Local artist Faye Castle walked into the classroom and stacked up her sketchbooks in front of the students who were gathered around her on the floor.
“The more you do sketchbooks, the more you know about what things look like,” Castle said.
“I get to collect little things, like I do when I’m walking down the beach,” Castle said. “I use my imagination. It’s like getting this great library in your head. I’m never bored when I have my sketchbook,” she added.
The students watched with rapt attention as she turned the pages of several little black books. They were dying to talk about their own explorations of the world. Their teacher gently told them to hold their questions for later. Castle continued with the story of her artistic journal of life.
“You can copy your own drawings, or scan them and make them into cards for your grandparents,” she told them. “They will love it.”
Castle was invited to Val Twomey’s 2-3 grade classroom at South Whidbey Elementary School by artist-in-residence Gordon Edberg. Edberg, another local artist, has been working with students through the Arts in Education program sponsored by the Whidbey Island Arts Council.
It’s a program championed by council board member Frank Rose, who first created the idea to assist Whidbey Island public schools in teaching art to students in grades K-12. With the recent spate of budget cuts in the South Whidbey School District, Rose sees the program as one that is urgently needed.
In Twomey’s classroom, after Castle finished showing the students her richly illustrated sketchbooks, she put a tangerine on the overhead and showed them how to look at the shape of it. She pointed out the imperfections of the tangerine’s circular shape, and told them to look closely at an object and its lines before putting their pencils to paper.
Edberg took his turn as the students returned to their desks, where art supplies were waiting for them.
Edberg said that what he noticed most about his time in the classroom is the change in the students.
“I most notice that the kids have growing confidence to try — to dive in and draw or paint their idea as stimulated by the subject we’re studying,” he said.
“Any fear of using strong color is gone,” he added. “And most use line better in developing their paintings.”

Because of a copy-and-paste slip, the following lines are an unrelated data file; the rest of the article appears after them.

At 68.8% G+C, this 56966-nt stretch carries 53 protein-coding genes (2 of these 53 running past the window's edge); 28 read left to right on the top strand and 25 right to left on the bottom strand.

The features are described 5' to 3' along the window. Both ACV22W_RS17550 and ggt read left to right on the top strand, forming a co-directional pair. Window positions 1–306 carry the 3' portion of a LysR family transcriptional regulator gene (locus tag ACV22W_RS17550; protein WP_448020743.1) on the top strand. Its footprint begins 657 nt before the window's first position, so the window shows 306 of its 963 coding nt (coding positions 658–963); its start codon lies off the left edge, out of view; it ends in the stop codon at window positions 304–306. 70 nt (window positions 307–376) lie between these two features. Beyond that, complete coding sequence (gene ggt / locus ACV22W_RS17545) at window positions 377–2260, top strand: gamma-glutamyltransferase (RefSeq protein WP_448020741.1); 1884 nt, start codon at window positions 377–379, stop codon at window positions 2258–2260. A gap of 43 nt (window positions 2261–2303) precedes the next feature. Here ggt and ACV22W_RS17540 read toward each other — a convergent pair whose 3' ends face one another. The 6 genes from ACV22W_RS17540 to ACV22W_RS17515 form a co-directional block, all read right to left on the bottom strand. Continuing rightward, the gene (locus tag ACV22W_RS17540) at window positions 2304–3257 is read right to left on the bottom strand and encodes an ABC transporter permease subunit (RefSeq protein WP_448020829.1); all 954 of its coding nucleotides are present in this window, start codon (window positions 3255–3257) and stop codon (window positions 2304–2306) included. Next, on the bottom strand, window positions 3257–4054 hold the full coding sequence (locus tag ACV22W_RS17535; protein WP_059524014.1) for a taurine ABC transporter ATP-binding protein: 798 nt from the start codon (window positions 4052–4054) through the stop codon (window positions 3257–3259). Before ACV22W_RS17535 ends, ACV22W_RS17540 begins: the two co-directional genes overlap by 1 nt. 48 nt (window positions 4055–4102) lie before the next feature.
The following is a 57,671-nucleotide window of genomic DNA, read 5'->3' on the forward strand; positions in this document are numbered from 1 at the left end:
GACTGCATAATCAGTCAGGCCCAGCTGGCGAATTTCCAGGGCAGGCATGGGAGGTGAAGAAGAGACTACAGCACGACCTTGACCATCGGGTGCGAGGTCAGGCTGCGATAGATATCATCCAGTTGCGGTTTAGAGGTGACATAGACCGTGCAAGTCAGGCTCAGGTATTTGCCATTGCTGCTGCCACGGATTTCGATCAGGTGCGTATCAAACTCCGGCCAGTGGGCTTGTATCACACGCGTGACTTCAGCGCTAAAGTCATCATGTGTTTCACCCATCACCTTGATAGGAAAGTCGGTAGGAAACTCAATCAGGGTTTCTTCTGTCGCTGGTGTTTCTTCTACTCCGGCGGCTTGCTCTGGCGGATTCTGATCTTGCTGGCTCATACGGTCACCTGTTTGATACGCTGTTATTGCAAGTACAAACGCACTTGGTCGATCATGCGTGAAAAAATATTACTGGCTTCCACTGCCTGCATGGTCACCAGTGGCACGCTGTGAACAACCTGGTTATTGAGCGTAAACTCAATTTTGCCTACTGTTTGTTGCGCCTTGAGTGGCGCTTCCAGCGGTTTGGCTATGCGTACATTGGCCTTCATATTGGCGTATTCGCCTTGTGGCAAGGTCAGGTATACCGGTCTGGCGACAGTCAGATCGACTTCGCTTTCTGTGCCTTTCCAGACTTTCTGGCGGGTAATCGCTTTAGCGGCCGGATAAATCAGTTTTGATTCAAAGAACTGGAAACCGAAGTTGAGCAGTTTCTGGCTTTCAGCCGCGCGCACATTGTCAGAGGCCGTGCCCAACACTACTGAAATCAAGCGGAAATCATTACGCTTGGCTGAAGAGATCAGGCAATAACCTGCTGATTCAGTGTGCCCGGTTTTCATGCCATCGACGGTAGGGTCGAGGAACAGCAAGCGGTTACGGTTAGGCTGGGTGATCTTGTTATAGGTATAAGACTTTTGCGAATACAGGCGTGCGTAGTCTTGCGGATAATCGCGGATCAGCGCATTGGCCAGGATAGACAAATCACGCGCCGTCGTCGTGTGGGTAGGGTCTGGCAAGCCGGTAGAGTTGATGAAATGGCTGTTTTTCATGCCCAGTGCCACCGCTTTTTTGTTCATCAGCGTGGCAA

Edberg brought out a number of abalone shells. Twomey and Edberg talked a little about the scientific aspects of the shells and how they fit into the ecosystem. Edberg pointed out the convex, rounded and oval varieties of shape in the shells and how it is “ear-shaped.”
The students hovered over their sketchpads with pencils in hand, anticipating the moment when Edberg would bring the shells to them to draw.
Edberg talked about the iridescent color of the abalone and how it varies from species to species. Some are silvery white, to pink, red and greenish-red, while others show predominantly deep blues, greens and purples he told them.
When the time came to draw the shells, the students passed them around in groups. Edberg moved among them, helping with paints and brushes; showing them the tricks of his trade.
The artists-in-residence program was initiated in the South Whidbey School District, but the plan is to expand into the Coupeville and Oak Harbor school districts. This program strives to provide students and teachers with hands-on arts experiences through personal interaction with a professional artist, such as these visual artists. But the program has a full roster of other professionals in the areas of music, theater, bookbinding and graphic design, among other mediums, all ready to go. But funding is needed.
On Friday, June 1 and Saturday, June 2, the second annual Whidbey Festival of the Arts will take place at South Whidbey High School. It is the main fundraiser of the artists-in-residence program.
This year’s festival will be considerably expanded over last year’s event. In addition to student art displays and art demonstrations throughout the new and old commons spaces, the parking area in front of the auditorium will house 40 arts and crafts booths, six food vendors and an outdoor stage featuring continuous entertainment hosted by emcee Jim Freeman.
The idea is to raise the funds needed for the artists-in-residence program, which pays the artists for their work in the classrooms, collaborating with teachers and their lesson plans. The goal is to integrate the arts within the core curriculum.
Gov. Chris Gregoire announced that May is Arts in Education Month. To find out more about the goals and needs for the artist-in-residence program visit www.islandartscouncil.org.
Look for an upcoming story about the Whidbey Island Festival of the Arts in the Record.